extract political achievements from Israel. Arafat encouraged the popular
activity in order to extricate himself from his plight after he rejected the
Israeli offers at Camp David, and to compel Israel to walk an extra mile by
demonstrating the price it would have to pay, or alternatively, to create
chaos that would take the conflict to an internationalization.
Ami Ayalon, who headed the Shin Bet until April 2000, confirms there was no
intelligence document asserting that Arafat planned the intifada. "On the
contrary," Ayalon says, "I know that documents that were seized in Operation
Defensive Shield [in 2002] and analyzed by the research department of the
Shin Bet prove that the intifada took even senior Fatah leaders by surprise,
including Marwan Barghouti and Kadura Fares, who were very close to Arafat.
It was only a few days after it erupted that they met to examine how it
could be exploited for political purposes."
What Ayalon says is consistent with public statements made by his successors
at the Shin Bet. Both Avi Dichter and Yuval Diskin have stated that the
intifada was a grass-roots uprising and was not planned from above.
Brigadier General (res.) Yossi Ben Ari, who was then the head of the
Palestinian desk at the Mossad, also supported this view.
In a November 2003 document, Lavie wrote: "In General Staff think-team
discussions, headed by the chief of the strategic division and with senior
representatives of General Staff bodies, it was understood that defining
Arafat and the PA as 'terrorist elements' was the directive of the political
echelon, even if it did not declare this explicitly and did dictate this to
He emphasized that while any government policy vis-a-vis the Palestinians
was legitimate, the research unit's oral backing for government policy was
faulty both professionally and ethically, and noted that the unit's written
analyses were presenting completely different assessments, based on reliable
intelligence material. Lavie described this as "biasing intelligence
research and adjusting it for the leadership." No less.
In an article he published in the Intelligence Center bulletin, Lavie wrote
that the assessment that "there is no one to talk to and nothing to talk
about" was mistaken. The criterion for that assessment, he found, was the
Palestinians' rejection of the Israeli approach to negotiations. When Israel
resorted to force due to this assessment, Lavie says, it annulled every
distinction between Hamas and Fatah and created a governmental void that
ultimately corroborated the assessment. Instead of presenting and evaluating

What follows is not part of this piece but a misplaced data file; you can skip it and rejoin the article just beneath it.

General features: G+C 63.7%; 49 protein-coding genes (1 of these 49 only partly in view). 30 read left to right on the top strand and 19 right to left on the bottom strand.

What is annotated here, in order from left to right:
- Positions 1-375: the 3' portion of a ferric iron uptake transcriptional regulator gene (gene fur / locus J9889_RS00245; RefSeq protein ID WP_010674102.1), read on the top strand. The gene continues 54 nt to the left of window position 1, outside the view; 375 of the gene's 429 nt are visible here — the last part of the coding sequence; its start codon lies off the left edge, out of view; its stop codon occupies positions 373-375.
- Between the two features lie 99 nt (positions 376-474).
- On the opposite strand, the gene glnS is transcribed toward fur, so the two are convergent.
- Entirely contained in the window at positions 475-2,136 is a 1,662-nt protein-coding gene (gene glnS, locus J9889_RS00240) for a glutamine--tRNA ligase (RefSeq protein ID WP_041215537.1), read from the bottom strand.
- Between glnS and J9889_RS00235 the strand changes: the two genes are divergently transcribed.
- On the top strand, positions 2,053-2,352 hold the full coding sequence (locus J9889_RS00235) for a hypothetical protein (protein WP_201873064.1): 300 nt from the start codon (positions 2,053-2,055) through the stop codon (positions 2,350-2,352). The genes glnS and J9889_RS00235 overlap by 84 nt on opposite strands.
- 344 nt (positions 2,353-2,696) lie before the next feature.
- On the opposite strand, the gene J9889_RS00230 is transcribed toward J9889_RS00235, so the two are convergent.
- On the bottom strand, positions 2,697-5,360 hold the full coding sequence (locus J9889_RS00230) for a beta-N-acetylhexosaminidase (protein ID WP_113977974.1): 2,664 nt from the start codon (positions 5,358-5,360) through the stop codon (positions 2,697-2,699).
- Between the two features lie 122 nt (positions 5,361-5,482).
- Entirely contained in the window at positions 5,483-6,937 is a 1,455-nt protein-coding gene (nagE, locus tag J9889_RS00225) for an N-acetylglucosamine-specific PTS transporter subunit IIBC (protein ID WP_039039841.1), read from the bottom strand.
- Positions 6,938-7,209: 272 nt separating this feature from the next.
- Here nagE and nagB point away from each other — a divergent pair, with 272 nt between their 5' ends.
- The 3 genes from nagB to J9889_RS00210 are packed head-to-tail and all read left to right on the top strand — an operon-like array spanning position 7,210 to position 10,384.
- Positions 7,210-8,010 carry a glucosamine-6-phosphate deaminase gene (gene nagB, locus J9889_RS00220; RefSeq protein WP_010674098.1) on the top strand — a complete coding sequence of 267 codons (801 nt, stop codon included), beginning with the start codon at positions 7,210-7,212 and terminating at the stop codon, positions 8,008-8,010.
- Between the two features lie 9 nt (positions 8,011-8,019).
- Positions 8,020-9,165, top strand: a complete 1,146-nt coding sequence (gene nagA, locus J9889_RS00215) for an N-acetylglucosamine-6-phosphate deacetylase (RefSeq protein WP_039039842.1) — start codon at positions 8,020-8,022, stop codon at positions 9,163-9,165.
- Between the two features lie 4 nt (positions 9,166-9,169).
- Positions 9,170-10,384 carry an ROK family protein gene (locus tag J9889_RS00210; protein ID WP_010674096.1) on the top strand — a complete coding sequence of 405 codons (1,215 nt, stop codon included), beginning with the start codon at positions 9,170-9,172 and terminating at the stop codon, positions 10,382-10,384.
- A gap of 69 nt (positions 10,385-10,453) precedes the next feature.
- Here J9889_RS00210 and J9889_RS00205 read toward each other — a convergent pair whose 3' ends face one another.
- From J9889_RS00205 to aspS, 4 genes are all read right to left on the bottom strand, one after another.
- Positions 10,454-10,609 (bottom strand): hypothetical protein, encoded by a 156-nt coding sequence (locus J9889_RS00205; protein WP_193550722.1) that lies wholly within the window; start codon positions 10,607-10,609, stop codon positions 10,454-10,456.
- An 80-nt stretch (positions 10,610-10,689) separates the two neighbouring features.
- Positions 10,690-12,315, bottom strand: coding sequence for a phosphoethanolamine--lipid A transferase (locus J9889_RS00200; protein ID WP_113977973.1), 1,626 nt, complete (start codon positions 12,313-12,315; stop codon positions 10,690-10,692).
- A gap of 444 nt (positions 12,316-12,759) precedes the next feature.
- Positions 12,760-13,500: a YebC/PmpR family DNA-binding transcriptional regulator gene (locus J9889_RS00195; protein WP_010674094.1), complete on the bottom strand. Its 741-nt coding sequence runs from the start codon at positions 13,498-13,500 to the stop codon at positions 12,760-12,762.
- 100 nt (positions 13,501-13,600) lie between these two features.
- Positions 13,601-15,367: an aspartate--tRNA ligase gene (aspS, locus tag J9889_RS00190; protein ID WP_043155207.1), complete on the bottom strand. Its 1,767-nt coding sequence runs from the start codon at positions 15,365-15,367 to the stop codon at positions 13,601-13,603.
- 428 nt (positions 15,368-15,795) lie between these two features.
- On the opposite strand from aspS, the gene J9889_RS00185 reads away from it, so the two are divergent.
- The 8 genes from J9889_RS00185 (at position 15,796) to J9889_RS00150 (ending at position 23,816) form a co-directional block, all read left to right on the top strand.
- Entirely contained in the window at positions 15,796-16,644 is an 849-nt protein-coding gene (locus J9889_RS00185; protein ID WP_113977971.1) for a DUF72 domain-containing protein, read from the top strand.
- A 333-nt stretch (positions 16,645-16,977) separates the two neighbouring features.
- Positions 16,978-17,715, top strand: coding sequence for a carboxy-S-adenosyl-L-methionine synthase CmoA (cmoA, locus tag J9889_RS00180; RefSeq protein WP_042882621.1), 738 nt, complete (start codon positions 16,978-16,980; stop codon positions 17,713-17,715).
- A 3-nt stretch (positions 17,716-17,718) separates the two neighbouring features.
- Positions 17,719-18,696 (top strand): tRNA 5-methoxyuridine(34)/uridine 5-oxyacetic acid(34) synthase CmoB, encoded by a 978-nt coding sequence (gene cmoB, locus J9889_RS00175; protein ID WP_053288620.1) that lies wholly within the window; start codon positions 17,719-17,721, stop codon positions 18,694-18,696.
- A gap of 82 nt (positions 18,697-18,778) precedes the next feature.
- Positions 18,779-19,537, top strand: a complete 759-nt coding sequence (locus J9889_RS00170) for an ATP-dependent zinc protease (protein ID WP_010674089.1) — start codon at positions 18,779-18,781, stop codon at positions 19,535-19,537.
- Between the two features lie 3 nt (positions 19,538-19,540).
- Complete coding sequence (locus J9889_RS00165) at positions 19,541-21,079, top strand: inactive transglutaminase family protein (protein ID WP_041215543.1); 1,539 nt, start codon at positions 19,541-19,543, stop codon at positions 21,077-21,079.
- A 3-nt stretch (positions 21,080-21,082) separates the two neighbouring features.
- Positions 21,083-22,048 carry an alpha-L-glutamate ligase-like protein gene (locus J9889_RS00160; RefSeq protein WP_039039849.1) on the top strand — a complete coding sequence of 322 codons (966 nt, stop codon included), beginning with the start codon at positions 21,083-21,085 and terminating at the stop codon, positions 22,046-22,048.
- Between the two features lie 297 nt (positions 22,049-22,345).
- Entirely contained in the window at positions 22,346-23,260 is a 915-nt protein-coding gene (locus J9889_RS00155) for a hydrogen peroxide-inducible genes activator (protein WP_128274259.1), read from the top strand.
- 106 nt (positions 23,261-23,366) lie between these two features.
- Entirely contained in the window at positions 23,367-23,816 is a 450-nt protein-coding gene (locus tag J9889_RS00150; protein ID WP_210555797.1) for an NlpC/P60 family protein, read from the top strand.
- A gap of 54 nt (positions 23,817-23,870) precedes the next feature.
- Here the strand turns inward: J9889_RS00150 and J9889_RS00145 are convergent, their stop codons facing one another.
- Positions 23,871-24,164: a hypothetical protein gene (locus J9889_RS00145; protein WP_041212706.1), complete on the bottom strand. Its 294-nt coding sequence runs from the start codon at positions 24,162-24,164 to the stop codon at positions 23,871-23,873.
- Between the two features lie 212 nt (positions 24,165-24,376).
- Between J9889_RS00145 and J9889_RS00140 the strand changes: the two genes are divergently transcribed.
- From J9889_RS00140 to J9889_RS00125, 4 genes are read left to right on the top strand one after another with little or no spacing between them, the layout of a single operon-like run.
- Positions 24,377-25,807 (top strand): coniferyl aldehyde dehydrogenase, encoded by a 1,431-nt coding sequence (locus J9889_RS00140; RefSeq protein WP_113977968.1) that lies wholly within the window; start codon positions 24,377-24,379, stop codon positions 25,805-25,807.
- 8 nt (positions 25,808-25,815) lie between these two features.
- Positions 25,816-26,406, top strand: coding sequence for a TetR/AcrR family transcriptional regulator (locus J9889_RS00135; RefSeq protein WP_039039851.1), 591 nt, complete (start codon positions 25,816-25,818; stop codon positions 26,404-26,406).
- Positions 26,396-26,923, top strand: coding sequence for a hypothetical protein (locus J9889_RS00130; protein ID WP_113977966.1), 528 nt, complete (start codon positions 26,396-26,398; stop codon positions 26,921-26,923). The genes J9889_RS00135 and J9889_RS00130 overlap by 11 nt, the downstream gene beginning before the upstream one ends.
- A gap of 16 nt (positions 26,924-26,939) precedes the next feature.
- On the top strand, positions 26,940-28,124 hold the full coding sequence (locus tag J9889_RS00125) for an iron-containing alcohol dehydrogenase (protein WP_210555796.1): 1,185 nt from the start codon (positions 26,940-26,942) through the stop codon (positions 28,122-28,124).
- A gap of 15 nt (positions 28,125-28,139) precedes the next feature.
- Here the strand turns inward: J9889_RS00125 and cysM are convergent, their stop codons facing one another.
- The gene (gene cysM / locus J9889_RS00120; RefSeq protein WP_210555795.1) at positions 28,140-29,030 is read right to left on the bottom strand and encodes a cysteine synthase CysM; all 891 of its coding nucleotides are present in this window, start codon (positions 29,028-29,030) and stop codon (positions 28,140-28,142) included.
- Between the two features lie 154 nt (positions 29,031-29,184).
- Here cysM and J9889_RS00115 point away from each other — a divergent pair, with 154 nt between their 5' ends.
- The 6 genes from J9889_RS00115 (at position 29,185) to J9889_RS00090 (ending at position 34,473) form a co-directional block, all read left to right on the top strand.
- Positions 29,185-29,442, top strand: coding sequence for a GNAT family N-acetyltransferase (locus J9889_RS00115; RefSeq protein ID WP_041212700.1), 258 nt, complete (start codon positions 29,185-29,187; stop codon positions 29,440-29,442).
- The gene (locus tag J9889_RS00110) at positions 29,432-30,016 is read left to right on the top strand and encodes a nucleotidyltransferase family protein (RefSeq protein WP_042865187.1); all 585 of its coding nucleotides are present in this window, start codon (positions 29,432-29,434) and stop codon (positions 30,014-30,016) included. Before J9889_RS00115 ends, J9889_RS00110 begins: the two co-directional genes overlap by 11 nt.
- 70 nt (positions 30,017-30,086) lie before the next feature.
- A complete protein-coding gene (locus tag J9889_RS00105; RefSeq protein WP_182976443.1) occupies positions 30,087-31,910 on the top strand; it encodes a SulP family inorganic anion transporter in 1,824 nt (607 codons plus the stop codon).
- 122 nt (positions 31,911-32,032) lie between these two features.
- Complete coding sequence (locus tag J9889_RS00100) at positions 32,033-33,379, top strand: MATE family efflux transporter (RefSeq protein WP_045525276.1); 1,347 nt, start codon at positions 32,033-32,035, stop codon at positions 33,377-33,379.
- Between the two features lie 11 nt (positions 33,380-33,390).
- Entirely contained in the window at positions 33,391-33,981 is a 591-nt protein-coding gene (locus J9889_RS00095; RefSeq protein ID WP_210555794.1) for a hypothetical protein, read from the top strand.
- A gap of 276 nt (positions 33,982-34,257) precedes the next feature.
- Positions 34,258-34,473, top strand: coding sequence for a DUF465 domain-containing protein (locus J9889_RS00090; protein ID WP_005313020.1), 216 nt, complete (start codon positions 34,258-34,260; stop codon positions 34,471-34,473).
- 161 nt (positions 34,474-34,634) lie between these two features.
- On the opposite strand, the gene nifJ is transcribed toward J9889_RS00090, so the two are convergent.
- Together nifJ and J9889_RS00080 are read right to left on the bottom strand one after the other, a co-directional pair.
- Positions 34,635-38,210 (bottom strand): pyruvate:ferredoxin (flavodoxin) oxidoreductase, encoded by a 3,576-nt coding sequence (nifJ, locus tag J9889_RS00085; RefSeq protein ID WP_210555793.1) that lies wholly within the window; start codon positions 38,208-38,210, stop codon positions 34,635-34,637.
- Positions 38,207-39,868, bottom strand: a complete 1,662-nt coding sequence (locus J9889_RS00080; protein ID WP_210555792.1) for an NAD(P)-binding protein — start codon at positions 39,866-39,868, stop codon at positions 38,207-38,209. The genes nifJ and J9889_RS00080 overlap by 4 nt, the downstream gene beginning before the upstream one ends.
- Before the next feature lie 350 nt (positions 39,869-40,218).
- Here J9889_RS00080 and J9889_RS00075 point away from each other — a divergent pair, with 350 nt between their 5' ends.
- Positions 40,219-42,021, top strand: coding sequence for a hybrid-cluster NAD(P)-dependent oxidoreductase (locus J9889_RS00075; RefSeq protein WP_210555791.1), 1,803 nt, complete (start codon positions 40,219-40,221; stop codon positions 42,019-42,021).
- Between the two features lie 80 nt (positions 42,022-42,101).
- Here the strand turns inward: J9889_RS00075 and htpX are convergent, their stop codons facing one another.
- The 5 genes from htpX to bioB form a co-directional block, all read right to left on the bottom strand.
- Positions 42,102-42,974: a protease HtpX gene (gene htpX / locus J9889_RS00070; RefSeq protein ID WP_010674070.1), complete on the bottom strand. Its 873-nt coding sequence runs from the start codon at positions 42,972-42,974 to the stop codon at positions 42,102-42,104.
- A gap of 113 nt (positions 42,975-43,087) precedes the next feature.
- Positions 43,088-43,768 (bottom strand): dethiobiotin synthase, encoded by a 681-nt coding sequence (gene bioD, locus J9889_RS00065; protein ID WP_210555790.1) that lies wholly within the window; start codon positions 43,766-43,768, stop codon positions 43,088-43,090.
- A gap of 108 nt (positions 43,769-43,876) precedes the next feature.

the adversary's capabilities and intentions, he wrote, in order to provide
the policymakers with optimal tools to make decisions, the MI research unit
became an instrument in the politicians' propaganda campaign.
Lavie maintains that MI did not analyze the implications of how the IDF
suppressed the intifada. It did not warn against turning the PA into an
empty vessel, or against creating a governmental vacuum that could be filled
by terrorist elements and foreign parties such as Iran and Hezbollah. Nor
did it warn about the population's support for continuing the struggle.
Moreover, the reality that took shape in the territories due to the mistaken
evaluation and the military policy ostensibly justified the evaluation, thus
paving the way for more of the same policy, which ultimately caused immense
According to Lavie, intelligence's main failure in this regard is that since
Camp David, MI has ignored the connection between Israel's acts and their
implications for the Palestinian arena. The "no partner" approach, the fact
that no distinction was made between terrorist elements and the general
population, the destruction of the Palestinians' center of government in
Operation Defensive Shield and the unilateral withdrawal from Gaza - all
these developments contributed directly to strengthening Hamas, to its
election victory and takeover of the Gaza Strip, and the fading opportunity
for two states for two peoples.
In an article in a new Intelligence Center book marking 60 years of Israeli
intelligence, Brigadier General (res.) Gadi Zohar also takes note of the
serious defects in MI's evaluations of the Palestinian arena. Zohar, who was
head of the MI terrorism desk from 1985 to 1987, and headed the West Bank
Civil Administration at the beginning of the 1990s, writes: "In the second
intifada, which erupted in the wake of the failure of Camp David and Taba
[the January 2001 summit], military intelligence played an active role aimed
at helping the military echelon and the state leadership realize a policy
irrespective of professional research bodies' evaluation."
Zohar, too, believes that the heads of the research unit "developed and
advanced the 'no partner' theory and [the notion] that 'Arafat planned and
initiated the intifada' even though it was clear at that time that this was
not the researchers' reasoned professional opinion." He accuses the
politicians of sending those in uniform to back their policy positions, and
intelligence research of meeting the challenge. "There is no other subject
that suffered over the years like the Palestinian arena, due to the tension
between public opinion and the political leadership, and the duty of
intelligence personnel to provide unembellished objective intelligence."
More than 35 years after the Yom Kippur War, the military and political
conceptions continue to feed off each other, and Israelis and Arabs continue
to kill each other.